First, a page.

"Funny, scary, unique, and exceptional, The Contemporaries told me so much that I had wanted to know about art today and much that I wouldn't have known to ask. It's an ingenious book, gracefully written, demonstrating Roger White's keen intelligence and real affection for our generation of artists, whether famous or unknown. Brilliant." —Mark Greif, co-founder and co-editor of n+1 and author of The Age of the Crisis of Man: Though and Fiction in America, 1933-1973
"If you’ve ever gone to a contemporary art gallery and hovered in front of some painting thinking, 'Egads, I have no clue what is going on here,' this slim volume can give you one. Strolling around various corridors of the modern art world, Roger White’s The Contemporaries suggests just how far the business is from those romantic notions of a starving painter in his garret apartment, brush quivering." —Colin Fleming, The Washington Post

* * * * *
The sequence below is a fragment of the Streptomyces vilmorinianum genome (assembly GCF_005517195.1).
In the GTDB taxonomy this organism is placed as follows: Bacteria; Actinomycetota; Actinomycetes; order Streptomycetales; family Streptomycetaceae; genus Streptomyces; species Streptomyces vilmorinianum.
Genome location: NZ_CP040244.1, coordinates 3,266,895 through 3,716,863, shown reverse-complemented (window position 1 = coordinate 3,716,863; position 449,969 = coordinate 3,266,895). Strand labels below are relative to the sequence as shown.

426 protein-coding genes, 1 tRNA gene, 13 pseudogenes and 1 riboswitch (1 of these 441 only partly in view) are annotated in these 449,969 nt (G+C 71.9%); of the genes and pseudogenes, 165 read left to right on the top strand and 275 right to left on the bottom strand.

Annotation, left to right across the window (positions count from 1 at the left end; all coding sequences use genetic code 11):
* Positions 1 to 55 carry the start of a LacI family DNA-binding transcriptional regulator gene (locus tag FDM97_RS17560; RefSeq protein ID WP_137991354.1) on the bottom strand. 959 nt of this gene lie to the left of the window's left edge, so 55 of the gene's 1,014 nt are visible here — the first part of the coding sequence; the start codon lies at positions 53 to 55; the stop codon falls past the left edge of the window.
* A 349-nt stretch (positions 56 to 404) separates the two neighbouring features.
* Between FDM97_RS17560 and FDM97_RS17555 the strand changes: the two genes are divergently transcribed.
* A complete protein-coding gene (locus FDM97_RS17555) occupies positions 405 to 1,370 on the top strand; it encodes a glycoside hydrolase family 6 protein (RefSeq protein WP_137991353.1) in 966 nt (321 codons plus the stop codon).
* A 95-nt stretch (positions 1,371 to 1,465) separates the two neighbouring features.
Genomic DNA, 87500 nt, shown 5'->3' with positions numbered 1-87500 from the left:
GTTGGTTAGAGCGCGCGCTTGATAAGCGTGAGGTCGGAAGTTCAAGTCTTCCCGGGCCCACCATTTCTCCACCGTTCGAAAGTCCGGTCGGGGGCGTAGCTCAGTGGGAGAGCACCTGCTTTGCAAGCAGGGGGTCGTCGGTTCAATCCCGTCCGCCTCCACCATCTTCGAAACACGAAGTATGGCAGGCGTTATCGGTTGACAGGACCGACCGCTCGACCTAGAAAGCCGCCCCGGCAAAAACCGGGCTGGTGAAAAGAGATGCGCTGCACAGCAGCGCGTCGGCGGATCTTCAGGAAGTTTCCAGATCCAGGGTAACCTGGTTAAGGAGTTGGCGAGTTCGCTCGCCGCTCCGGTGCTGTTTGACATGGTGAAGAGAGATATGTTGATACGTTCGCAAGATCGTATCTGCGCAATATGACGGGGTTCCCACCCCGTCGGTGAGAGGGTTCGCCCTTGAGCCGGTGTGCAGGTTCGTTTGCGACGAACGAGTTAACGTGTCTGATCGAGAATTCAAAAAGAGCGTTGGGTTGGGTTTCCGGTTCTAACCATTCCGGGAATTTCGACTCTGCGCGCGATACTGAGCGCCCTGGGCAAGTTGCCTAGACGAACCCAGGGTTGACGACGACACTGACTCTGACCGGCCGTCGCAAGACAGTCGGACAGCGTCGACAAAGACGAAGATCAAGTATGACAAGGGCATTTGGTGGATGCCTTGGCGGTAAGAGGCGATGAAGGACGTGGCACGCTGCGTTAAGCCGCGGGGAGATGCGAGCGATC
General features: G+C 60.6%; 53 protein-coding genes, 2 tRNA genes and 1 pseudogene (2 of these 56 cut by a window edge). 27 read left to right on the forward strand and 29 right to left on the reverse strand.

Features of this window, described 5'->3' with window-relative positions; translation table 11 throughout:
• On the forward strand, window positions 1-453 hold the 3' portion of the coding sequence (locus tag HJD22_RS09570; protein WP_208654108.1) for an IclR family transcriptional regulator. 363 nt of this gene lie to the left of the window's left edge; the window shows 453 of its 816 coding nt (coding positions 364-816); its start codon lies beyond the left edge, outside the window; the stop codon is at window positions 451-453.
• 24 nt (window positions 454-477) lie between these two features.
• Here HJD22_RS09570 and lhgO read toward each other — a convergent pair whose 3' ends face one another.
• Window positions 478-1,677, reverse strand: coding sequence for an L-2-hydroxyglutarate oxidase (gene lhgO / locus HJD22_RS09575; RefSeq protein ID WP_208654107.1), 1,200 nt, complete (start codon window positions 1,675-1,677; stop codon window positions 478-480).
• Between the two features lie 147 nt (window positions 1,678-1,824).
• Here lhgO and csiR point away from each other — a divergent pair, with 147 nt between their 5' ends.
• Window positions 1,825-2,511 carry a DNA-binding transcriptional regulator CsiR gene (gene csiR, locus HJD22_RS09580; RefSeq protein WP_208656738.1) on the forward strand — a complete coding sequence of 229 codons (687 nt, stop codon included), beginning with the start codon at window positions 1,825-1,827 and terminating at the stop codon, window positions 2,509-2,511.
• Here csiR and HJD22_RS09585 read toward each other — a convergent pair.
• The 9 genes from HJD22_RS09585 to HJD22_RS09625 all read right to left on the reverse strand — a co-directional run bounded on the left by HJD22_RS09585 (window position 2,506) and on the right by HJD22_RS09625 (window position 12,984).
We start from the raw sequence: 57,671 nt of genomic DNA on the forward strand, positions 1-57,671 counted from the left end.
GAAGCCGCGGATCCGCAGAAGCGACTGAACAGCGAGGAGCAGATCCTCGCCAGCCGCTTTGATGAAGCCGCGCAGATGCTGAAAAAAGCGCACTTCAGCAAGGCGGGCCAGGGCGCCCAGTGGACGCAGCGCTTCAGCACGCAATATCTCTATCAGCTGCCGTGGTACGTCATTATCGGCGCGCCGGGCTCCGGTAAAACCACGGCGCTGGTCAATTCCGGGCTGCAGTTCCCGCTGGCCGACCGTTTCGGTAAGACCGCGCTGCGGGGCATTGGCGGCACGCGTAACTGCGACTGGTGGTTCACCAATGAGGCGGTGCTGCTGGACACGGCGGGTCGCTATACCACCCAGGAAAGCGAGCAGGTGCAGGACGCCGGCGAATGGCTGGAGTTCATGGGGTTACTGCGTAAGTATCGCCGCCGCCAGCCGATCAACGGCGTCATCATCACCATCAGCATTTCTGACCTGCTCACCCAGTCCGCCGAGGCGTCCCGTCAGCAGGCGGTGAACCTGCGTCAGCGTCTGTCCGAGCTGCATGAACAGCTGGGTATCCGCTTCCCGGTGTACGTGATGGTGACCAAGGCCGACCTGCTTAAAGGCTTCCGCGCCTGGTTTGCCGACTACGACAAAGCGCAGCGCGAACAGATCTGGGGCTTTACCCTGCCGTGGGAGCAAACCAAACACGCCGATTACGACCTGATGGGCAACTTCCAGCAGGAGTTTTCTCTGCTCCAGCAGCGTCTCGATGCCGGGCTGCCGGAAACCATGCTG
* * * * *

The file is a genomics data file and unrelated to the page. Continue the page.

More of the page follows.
"[A]t a time when most of us probably find it more fulfilling to consider work by past generations, in part because so much of contemporary art can seem like unapproachable BS, White’s book is an excellent foray into a world that is still worth our consideration." —The Daily Beast
"The perambulatory, socio-anthropological genre of art writing receives a much-needed invigoration in Roger White’s The Contemporaries . . . Moving nimbly from the macro concerns of academy, studio, and marketplace to intimate engagements with the three artists, the titular 'contemporaries'--Dana Schutz, Mary Walling Blackburn, Stephen Kaltenback--White's essaysistic reporting is even-keeled and lucid while maintaing an energetic curiosity." —Mostafa Heddaya, Blouin Artinfo
"As the 'travels' in the title suggests, The Contemporaries is not a comprehensive guide, but rather an in-depth look at some of the debates that animate the current art scene. These debates are big, complex topics like the rise of the MFA, the dominance of the art market and the ethics of art production when assistants are doing most of 'the work.' And to flesh them out, the book goes where the art is." - T Magazine Blog